I blinked, and I was ten
and my world was fun and interesting.
I blinked, and I was twenty
and the world was my oyster.
I blinked, and I was thirty
and my world was confused and dirty.
I blinked, and I was forty
and my world was over-filled with responsibility.
I blinked, and I was fifty
and my world and the world was becoming iffy.
I blinked, and I was sixty
and my world narrowed to concentrate on what I wanted accomplished.
I blinked, and I was seventy
and my world narrowed to me and my definition of what was fun.
I blinked, and I was eighty
and my world shrunk to the people and things I knew.
I blinked, and I was ninety
and my world belonged in my mind, people in my heart, and God in my soul.
One cannot tell young people that time flies. To them, time is eternal. The earth is home, and their egos deny the concept of “never more”. God, Holy Spirit, and Jesus are but marvelous stories for children and the aged, but not viable concepts in their reality. For them, the only need to prepare for tomorrow is to secure a firm economic security.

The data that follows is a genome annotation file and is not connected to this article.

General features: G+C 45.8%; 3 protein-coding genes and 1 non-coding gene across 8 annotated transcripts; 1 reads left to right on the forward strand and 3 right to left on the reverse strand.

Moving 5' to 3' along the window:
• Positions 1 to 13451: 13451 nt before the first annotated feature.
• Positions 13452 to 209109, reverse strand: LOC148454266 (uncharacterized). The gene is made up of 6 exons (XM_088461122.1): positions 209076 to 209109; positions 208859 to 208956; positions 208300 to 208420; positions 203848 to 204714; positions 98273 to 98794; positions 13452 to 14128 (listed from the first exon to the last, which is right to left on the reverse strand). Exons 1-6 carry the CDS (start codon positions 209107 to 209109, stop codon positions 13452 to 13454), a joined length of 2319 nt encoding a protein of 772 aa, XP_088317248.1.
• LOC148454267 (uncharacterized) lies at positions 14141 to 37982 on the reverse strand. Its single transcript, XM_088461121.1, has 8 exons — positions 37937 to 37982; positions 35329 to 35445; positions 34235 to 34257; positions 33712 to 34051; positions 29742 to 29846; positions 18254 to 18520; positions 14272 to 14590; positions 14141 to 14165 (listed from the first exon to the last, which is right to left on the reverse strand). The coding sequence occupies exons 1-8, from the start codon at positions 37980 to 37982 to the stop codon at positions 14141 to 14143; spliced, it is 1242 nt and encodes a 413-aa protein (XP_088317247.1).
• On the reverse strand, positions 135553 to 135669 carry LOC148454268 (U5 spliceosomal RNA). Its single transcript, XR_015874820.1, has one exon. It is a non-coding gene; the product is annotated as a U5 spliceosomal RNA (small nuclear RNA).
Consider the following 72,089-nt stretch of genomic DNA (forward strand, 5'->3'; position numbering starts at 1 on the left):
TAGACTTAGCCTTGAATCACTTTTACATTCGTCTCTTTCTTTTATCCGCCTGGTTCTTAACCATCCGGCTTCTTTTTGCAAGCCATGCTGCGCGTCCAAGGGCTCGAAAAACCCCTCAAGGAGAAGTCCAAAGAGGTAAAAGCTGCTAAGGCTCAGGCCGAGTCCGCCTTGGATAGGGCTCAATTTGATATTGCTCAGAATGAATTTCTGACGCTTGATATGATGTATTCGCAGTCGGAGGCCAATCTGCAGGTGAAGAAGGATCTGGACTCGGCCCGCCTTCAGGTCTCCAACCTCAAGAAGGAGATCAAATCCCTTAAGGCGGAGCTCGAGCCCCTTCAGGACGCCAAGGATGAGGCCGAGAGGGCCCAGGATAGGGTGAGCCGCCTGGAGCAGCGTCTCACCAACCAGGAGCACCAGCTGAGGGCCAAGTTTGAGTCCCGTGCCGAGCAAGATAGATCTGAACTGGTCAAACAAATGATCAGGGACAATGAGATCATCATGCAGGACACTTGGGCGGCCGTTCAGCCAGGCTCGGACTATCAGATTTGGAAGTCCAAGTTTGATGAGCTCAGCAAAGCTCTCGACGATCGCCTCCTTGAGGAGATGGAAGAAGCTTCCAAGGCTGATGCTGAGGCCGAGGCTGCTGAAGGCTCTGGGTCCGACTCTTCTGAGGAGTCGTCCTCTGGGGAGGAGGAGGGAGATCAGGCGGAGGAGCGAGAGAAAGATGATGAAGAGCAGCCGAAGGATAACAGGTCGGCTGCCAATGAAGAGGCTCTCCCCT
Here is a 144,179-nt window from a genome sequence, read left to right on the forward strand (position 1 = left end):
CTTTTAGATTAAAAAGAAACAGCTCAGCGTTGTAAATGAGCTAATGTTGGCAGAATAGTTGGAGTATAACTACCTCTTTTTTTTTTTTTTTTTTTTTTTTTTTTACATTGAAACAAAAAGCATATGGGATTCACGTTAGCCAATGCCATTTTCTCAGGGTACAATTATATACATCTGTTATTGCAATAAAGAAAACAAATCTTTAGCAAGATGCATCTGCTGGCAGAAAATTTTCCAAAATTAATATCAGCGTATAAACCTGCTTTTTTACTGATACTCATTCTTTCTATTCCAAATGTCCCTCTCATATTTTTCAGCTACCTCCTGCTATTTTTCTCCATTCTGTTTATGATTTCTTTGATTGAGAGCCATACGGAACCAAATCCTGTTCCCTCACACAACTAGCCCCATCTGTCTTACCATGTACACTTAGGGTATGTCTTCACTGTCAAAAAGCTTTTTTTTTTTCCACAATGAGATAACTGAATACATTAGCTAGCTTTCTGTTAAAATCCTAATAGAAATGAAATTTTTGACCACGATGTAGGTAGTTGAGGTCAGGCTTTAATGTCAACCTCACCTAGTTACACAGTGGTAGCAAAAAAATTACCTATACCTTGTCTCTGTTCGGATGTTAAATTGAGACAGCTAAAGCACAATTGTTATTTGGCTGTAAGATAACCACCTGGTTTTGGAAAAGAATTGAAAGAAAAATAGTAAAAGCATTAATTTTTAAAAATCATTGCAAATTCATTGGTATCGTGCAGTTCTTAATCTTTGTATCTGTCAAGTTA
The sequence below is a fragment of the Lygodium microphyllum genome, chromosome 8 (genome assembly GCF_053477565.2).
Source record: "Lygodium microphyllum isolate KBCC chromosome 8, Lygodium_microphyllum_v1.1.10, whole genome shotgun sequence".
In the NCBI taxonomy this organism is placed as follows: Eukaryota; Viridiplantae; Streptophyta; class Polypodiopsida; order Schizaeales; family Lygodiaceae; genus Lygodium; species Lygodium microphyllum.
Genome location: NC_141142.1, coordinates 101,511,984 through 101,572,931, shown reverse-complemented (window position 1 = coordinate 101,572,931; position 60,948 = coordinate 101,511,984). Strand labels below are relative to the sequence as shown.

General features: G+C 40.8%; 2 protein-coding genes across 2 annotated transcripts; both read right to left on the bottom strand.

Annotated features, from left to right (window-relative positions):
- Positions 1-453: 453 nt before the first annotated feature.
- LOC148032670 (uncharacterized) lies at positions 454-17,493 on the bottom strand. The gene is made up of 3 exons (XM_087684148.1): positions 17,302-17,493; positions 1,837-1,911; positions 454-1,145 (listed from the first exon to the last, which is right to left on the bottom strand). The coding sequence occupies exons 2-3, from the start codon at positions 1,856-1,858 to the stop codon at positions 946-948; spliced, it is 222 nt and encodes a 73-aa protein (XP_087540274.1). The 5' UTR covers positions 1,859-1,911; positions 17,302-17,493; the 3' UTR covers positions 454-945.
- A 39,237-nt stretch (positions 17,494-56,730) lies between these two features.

I have this fantasy—or maybe it is really part of my belief system—that the very last thought an individual has before death becomes their eternal reality.
For the person who believes in nothing, then nothing awaits, and the soul dies, disappears into the ether, never to be seen by God again.
For the person who believes the life led was full of sin and sees in that final moment the flames of Hell, then his or her future is going to be very hot indeed.
For the person who believes in sins atonement, a trip to purgatory awaits.
And for the individual who sees the face of God is an individual who will spend an eternity among the heavenly court. And heaven will be whatever the person wants it to be.